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The lists of nominees for a combined 16 seats on the University of North Carolina’s Board of Governors are out.

UNCsystemLawmakers in both chambers of the legislature are expected to hold elections by March 19 to choose 16 of the board’s 32 members who oversee the 17-campus UNC system. The House and Senate will select eight members apiece.

The new members will be joining the university system board as a search to replace Tom Ross, the UNC system president, gets underway, after the board decided in January to part ways with Ross. The current board, all of which received appointments from a Republican-led legislature, are also considering “right-sizing” the university system, a process that could end in consolidating or closing some campuses, and after the board decided to close three academic centers, a decision seen by some as an assault on academic freedom.

Among those being nominated are former state Sen. Thom Goolsby, a Wilmington Republican who resigned from his seat last year to become a lobbyist, and J. Edgar Broyhill, a Republican Winston-Salem investment banker who also serves on the board of the  Pope Center for Higher Education Policy, a conservative N.C. higher education think-tank largely funded through Art Pope’s family foundation.

Members leaving the board in 2015 include Ann Goodnight, the wife of SAS founder Jim Goodnight; G. Leroy Lail, a businessman with the Hickory Furniture Market; and Peter Hans, a former board chair and Raleigh lobbyist who is expected to join the N.C. Banking Commission.

Below are the nominees from the House:

House BOG

Source: N.C. House Clerk’s office (Names with w/d have withdrawn from consideration)

and the Senate:

 

2015 Board of Governors Nominees by NC Policy Watch

Commentary

UNC-Chapel Hill Chancellor James Moeser. In background is the Old Well.In case you missed it, be sure to check out the thoughtful essay written for the group Higher Education Works by former UNC chancellor James Moeser yesterday.

In it, Moeser laments the morale-busting policies of the current state political leadership:

“My point here is not to re-litigate the closing of the Poverty Center at UNC Chapel Hill, the Center for Biodiversity at East Carolina University, or the Institute for Civic Engagement and Social Change at N.C. Central University; or the abrupt dismissal without explanation of President Tom Ross.  Rather, it is to focus on the collateral damage to the university from these actions and from statements from people in high places that suggest a lack of support for academic freedom, a lack of understanding of the real purpose of a public university.”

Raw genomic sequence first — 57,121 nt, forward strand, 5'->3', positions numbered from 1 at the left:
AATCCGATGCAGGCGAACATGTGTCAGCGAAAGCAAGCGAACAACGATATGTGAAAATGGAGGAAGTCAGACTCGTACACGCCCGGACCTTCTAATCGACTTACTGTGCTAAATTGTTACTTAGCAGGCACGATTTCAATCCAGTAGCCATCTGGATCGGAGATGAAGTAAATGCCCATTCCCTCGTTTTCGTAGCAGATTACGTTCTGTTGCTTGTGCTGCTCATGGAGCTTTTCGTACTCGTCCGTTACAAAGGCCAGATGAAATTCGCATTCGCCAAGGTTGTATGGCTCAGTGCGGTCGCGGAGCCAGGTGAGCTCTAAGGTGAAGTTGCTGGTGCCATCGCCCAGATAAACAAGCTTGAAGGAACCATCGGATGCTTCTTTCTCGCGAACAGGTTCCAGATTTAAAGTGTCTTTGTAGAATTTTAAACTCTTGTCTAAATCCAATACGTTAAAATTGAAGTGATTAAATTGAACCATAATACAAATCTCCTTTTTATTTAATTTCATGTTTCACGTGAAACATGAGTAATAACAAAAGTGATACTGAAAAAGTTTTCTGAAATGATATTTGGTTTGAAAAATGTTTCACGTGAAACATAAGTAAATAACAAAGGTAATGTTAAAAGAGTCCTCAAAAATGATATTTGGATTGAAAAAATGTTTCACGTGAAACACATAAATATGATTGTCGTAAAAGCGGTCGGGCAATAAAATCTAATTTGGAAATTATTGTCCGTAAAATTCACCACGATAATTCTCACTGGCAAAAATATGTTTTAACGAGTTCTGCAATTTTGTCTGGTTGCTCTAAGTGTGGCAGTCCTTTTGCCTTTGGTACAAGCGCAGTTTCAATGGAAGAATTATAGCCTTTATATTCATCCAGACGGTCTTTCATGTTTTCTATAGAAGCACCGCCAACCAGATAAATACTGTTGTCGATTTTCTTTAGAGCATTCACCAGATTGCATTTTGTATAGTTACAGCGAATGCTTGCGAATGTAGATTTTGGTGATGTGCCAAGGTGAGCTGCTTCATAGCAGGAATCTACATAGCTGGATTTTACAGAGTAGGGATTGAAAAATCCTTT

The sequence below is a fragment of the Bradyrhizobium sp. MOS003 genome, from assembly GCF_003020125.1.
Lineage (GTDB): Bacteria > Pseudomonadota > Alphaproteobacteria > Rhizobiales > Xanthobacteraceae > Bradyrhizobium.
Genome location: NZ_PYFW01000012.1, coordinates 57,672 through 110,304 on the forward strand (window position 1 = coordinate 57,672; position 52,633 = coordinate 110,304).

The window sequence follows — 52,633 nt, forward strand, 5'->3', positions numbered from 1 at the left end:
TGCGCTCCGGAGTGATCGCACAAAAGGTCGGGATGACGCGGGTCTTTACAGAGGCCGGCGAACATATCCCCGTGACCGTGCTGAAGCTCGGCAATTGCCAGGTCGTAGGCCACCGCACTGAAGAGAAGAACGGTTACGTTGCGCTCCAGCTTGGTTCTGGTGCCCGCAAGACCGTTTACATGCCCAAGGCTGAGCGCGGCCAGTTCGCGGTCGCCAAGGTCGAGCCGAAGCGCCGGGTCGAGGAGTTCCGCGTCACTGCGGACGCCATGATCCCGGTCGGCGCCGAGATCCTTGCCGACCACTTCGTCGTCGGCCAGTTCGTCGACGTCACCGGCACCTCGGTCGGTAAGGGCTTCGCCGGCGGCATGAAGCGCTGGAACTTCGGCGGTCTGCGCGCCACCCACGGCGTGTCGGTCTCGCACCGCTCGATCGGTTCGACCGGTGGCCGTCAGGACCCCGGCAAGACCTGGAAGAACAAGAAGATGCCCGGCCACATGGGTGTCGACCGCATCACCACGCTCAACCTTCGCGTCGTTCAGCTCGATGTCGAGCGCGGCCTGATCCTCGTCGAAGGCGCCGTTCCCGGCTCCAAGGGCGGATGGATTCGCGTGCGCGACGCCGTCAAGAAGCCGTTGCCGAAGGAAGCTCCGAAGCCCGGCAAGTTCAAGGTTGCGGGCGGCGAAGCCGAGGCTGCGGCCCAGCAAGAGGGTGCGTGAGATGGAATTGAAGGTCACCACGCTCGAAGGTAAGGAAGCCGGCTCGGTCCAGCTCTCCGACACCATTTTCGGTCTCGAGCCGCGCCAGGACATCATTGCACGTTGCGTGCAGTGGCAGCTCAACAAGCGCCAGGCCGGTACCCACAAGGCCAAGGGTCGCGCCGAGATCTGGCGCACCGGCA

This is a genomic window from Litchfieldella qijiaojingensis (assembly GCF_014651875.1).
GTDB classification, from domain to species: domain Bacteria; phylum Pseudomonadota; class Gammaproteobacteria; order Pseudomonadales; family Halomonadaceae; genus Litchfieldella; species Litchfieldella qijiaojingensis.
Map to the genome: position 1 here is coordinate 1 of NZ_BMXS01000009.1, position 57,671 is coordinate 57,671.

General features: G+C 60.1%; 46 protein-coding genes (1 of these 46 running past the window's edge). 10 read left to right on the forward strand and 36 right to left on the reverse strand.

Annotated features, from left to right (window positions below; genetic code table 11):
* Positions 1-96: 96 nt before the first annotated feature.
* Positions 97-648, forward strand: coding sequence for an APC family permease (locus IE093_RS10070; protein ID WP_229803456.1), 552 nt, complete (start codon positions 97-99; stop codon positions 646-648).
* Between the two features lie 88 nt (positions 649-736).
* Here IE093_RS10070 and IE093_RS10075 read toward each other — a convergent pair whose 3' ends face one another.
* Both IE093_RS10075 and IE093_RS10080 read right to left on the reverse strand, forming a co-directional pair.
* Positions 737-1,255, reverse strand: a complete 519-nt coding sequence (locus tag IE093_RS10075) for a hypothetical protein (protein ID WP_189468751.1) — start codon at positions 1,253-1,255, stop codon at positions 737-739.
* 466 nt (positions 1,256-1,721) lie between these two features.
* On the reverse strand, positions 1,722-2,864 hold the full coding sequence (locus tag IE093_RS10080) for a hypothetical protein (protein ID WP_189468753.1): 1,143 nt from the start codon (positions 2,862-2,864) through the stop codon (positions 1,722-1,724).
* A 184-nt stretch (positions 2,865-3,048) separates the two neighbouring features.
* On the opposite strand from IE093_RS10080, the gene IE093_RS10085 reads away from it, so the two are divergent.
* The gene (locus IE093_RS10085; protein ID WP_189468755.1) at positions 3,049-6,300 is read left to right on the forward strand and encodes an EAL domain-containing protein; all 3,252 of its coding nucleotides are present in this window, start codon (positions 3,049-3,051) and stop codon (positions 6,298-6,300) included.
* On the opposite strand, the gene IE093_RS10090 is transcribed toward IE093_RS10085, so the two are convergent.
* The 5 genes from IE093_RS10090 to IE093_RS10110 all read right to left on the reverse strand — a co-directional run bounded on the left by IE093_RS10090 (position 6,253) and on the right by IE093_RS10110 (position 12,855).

In holding up a recent letter to Raleigh’s News & Observer by Professor Joseph Ferrell, Moeser also says this:

“Joe Ferrell speaks of the ‘right of inquiry that lies at the very foundation of the university.’  That is the right to speak truth to power, to question the assumptions and the motives of those in power, and yes, to advocate for action and change.  It is that tradition that has made Carolina one of America’s truly great universities.  It was, indeed, the pioneering work of people like Howard Odom and Frank Porter Graham, viewing the racism and poverty of the South through the critical lens of scholarship, that allowed North Carolina to surpass all other Southern states.  It was the courage to do that work, often unpopular at the time, that led North Carolinians to love UNC.

Charles Kuralt famously asked the question, ‘What binds us to this place as to no other? It is not the well, or the bell, or the stone walls, or the crisp October nights and the memory of dogwoods blooming. . . . No, our love for this place is based on the fact that it is, as it was meant to be, the University of the People.’

Now, I believe, it is time for the people to come to the aid of their university, so that it may continue as a place of free expression and free inquiry, with a positive climate in which great faculty and students can thrive for the benefit of all North Carolinians.”

Amen.

News

CHARLOTTE – The University of North Carolina’s Board of Governors opted Friday to eliminate an academic center concentrated on poverty and run by a controversial professor.

The Board of Governors, meeting on the campus of the University of North Carolina at Charlotte, voted unanimously to accept recommendations to shut down three centers on three different campuses – the Center for Biodiversity at East Carolina University, the Institute for Civic Engagement and Social Change at N.C. Central University and the Center on Poverty, Work and Opportunity at UNC-Chapel Hill.